How easy is it to track true ROI from PPC in 2021?

Rob Laver | 20th April 2021 |

PPC has historically been a straightforward channel to track return on investment. You pay for a click, that person visits the website, and provided you have tags set up to fire on your most important conversion points, you get end to end visibility on what people do once there, right? Well, for a B2C website with a low average order value (where people are likely to purchase straight away) that may very well still be the case. But for everyone else, the landscape has changed considerably over the past few years.

Here’s just a few of the considerations you need to make when assessing the impact of your campaigns in 2021.

The rise of multi-device behaviour

The vast majority of user journeys now start on a mobile device, but that doesn’t mean they always finish there. In a number of industries, desktop purchases/leads are still much stronger, particularly with high value items or where the website is asking for more than just basic personal info. The past year has further strengthened this behaviour with more people spending their breaks on laptops while working from home.

But it’s not just to do with security, let’s look at an (albeit slightly exaggerated) example of how someone might convert on a garden landscaping website:

First touchpoint:  Person A does a search on Google for ‘garden landscaping near me’ using their work laptop and clicks on an advert link

Second touchpoint: They decide to send it to their other half. This isn’t straightforward from a desktop, so they do it from their mobile phone using WhatsApp

Third touchpoint: Person B opens the website on their mobile later that day and asks Person A about it. Person A is now on their iPad, so searches the company name, this time clicking an organic link

Fourth touchpoint: Deciding to get a quote, Person B searches for the business name the next day on their work laptop, with their browser defaulting to Microsoft. They fill in a form.

The journey from original advert click to the final form completion has travelled across two people, five devices and four channels, making it very difficult to attribute ROI to the original advert click. Google Analytics has attempted to bridge this cross-device gap in recent years, with additional reports offering insight into typical user journeys, however they rely on people being logged into either the website or Google itself, so it’s by no means comprehensive.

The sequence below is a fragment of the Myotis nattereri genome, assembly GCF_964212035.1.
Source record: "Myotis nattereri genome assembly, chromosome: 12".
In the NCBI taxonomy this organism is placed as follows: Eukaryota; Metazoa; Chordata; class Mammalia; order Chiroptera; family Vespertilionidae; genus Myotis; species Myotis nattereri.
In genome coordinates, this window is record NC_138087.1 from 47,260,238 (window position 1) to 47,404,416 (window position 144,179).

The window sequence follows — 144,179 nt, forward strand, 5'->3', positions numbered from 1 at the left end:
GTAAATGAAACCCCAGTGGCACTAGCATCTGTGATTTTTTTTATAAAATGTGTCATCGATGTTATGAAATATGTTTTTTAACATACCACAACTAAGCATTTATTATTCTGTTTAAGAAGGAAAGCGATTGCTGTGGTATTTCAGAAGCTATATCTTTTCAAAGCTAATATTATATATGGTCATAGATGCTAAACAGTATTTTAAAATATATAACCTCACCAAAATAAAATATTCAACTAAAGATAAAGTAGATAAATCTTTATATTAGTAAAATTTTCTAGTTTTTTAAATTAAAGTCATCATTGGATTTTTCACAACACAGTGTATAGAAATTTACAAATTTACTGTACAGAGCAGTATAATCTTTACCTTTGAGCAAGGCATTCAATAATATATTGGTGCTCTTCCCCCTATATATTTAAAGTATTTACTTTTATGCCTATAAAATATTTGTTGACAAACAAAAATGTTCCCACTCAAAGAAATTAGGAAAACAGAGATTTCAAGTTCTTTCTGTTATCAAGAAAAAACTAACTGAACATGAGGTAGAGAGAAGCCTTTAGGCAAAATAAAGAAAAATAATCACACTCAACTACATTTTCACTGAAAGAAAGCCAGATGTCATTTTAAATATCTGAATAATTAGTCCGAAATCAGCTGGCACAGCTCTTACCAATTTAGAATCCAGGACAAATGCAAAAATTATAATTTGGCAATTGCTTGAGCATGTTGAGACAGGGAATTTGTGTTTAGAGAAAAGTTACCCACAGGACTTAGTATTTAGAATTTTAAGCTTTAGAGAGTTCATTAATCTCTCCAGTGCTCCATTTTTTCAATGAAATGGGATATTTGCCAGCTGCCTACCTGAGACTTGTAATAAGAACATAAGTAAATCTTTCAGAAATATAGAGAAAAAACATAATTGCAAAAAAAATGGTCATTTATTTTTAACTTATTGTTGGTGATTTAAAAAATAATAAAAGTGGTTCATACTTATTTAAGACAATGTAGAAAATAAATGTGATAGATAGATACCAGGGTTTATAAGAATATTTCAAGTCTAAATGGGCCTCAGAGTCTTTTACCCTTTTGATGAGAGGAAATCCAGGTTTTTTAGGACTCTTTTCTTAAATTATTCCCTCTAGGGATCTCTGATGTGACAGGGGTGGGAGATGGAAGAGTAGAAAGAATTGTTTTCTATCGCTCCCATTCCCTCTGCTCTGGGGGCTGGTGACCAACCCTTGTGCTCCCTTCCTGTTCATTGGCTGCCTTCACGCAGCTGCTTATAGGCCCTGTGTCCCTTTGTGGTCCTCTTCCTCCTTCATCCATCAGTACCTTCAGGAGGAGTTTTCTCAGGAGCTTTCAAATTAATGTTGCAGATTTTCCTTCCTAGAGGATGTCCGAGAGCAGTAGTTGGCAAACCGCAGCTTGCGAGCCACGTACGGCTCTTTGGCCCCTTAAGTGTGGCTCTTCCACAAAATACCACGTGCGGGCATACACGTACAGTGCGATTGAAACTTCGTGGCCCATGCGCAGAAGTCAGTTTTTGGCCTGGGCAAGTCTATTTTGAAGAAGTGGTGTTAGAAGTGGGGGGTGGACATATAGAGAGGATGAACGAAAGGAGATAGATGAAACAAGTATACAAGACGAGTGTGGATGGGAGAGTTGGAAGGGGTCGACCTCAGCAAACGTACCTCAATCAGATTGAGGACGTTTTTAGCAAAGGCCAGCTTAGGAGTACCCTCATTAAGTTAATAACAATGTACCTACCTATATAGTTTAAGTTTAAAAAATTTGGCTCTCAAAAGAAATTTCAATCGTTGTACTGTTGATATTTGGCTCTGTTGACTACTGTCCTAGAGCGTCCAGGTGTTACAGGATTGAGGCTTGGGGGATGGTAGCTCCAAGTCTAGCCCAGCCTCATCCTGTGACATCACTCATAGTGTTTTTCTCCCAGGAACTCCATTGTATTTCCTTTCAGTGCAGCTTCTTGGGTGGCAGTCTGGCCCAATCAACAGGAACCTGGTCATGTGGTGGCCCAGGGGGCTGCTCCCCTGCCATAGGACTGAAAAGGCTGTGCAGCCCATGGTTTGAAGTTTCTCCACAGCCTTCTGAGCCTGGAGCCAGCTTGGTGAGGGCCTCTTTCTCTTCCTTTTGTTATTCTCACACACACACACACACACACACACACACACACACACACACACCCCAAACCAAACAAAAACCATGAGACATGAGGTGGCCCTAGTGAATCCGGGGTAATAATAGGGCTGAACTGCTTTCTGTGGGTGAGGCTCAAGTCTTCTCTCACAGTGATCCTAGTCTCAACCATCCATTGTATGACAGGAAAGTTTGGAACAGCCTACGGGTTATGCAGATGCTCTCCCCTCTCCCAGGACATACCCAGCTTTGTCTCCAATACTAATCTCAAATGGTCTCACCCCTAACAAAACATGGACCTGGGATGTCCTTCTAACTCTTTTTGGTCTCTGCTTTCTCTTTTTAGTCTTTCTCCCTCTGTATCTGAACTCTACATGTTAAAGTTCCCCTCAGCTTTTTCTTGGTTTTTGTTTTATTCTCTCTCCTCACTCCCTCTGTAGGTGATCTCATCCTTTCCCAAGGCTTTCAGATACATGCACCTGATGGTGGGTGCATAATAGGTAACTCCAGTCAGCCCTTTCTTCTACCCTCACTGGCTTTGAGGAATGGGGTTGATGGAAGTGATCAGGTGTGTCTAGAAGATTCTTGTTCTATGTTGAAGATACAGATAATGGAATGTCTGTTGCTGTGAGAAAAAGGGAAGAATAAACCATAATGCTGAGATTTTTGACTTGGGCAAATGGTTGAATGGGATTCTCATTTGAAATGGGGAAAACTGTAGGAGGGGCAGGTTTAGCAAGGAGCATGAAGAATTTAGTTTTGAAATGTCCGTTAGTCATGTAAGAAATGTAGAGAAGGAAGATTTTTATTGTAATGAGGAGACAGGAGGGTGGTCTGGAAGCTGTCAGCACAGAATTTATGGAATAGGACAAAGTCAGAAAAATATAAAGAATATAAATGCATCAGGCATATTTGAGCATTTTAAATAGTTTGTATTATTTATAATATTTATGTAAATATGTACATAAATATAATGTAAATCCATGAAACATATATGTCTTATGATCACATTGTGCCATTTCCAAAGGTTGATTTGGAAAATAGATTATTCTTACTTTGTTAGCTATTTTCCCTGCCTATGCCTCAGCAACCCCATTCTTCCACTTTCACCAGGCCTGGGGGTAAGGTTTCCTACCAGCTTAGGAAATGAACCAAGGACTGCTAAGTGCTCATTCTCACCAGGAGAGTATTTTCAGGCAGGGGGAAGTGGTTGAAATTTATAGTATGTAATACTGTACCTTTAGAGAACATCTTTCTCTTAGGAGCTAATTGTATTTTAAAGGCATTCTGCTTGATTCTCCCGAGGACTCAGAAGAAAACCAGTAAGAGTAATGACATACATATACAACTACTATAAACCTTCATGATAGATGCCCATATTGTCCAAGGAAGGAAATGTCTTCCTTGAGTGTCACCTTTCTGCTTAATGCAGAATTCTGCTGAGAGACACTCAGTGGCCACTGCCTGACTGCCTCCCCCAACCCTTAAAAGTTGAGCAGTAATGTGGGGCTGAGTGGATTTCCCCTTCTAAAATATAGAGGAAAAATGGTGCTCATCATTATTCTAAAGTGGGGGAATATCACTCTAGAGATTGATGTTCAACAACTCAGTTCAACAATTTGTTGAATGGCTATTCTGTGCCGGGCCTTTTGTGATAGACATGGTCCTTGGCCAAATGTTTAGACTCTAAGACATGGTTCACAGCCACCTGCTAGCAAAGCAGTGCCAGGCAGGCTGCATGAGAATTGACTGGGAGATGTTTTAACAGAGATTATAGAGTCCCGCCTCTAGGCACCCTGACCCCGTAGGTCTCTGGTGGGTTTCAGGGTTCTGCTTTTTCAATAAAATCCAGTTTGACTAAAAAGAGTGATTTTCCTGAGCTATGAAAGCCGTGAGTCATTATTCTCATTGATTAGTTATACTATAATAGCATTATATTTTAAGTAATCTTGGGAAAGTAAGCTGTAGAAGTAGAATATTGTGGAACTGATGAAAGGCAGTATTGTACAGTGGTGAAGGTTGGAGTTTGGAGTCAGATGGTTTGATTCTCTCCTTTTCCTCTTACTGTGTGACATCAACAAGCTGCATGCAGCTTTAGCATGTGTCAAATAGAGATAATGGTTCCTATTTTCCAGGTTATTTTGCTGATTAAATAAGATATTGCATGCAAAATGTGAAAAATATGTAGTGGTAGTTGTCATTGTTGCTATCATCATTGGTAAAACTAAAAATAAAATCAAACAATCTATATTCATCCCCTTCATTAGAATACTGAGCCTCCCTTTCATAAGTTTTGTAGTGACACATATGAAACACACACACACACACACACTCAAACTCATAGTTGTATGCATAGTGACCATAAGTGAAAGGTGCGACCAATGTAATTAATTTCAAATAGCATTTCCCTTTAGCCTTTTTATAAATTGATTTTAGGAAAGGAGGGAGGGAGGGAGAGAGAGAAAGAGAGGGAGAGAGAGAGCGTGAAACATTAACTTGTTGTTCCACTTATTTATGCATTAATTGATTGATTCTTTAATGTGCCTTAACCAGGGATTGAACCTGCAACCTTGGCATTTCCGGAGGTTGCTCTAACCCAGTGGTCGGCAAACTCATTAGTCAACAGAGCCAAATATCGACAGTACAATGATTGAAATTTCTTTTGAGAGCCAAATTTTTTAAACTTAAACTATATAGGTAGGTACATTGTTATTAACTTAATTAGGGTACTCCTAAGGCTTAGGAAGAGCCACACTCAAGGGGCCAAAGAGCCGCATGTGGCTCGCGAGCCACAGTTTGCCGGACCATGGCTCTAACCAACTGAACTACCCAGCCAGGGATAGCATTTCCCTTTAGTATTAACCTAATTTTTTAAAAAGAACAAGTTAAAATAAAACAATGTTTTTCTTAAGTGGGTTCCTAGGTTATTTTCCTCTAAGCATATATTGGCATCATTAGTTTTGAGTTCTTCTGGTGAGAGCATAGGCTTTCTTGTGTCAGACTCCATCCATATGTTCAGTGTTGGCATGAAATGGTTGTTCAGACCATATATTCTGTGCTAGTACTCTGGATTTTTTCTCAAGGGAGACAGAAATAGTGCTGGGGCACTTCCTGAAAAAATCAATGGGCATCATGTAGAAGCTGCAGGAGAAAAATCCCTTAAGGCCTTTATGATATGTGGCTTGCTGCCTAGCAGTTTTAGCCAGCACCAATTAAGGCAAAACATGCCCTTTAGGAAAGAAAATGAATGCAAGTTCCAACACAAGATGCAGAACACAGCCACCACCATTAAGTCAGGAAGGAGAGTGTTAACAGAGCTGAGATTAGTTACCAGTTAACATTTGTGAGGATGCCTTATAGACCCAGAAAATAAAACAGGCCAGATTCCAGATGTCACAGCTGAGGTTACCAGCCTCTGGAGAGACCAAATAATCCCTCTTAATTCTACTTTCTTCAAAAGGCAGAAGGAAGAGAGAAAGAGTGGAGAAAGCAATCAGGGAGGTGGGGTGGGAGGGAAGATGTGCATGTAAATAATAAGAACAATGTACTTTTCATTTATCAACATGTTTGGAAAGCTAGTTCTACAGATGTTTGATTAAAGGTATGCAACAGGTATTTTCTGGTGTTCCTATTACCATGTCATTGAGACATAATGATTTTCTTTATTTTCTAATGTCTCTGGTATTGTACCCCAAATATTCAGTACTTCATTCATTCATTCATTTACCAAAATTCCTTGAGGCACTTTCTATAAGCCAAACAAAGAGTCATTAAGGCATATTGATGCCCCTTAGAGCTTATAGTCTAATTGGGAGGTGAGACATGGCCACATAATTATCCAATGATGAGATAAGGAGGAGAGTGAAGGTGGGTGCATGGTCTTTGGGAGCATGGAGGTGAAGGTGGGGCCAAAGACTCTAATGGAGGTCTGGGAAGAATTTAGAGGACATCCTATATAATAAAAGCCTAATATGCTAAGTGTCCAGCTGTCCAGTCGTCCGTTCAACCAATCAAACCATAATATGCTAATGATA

GDPR / Cookie Policies

If you haven’t heard of GDPR by now, you’ve probably been living under a rock, but the new standard for digital privacy has been in place since May 2018. The percentage of users not being tracked has the potential to be huge, depending on how cookie policy notifications are implemented onsite. Here’s an example from the John Lewis website:

There is still a lot of variation in this, but user’s now have to give explicit consent to be tracked in the first place. If they choose not to be, their journey from advert click to purchase/lead may not be attributable at all, particularly if you are relying on data imported from Google Analytics. 

This is the new normal. Privacy is only heading in one direction at the moment, and while you can be smart with the usability of the cookie acceptance process, there also needs to be an acceptance that there is no such thing as 100% visibility anymore.

Apple Privacy Updates

One significant change to the way users are tracked via iOS devices is also on the way this year. Apple has stated that at some point over the next few months, they will roll out an update which asks users whether they want to share their data with apps such as Facebook, where it’s used for advertising. If they refuse, Apple will block certain data being shared to those platforms. It’s unclear at the moment exactly how much of the attribution process this will impact, but Facebook are concerned enough to be planning a counter-roll out message to encourage users to hit accept. Apple currently own over 50% of the mobile phone market in the UK, so the impact of a mass data exclusion could be significant.

Brand Awareness / The Value Of Impressions

This one is nothing new, but still very important to factor in when assessing your advertising ROI. How much value do you place on someone having just viewed your advert, as opposed to clicking on it? For those determined to prove ROI on every pound spent, you would steer away from YouTube videos, Spotify ads or Google Display, but there is definitely value in all of them with the right creative.

There are certain reports which show view-through conversions, but as with cross-device attribution, they rely on users being identifiable through logins, and therefore difficulties remain in understanding the true end to end impact of this type of awareness.Final Thoughts

If you build a campaign to be purely focused on 100% ROI visibility, it will create an artificial ceiling well below its true potential. There’s nothing wrong with wanting to ensure your PPC activity is effective, but being aware of the limitations in tracking all user movement ensures you keep your eyes open to the real value of your campaign.

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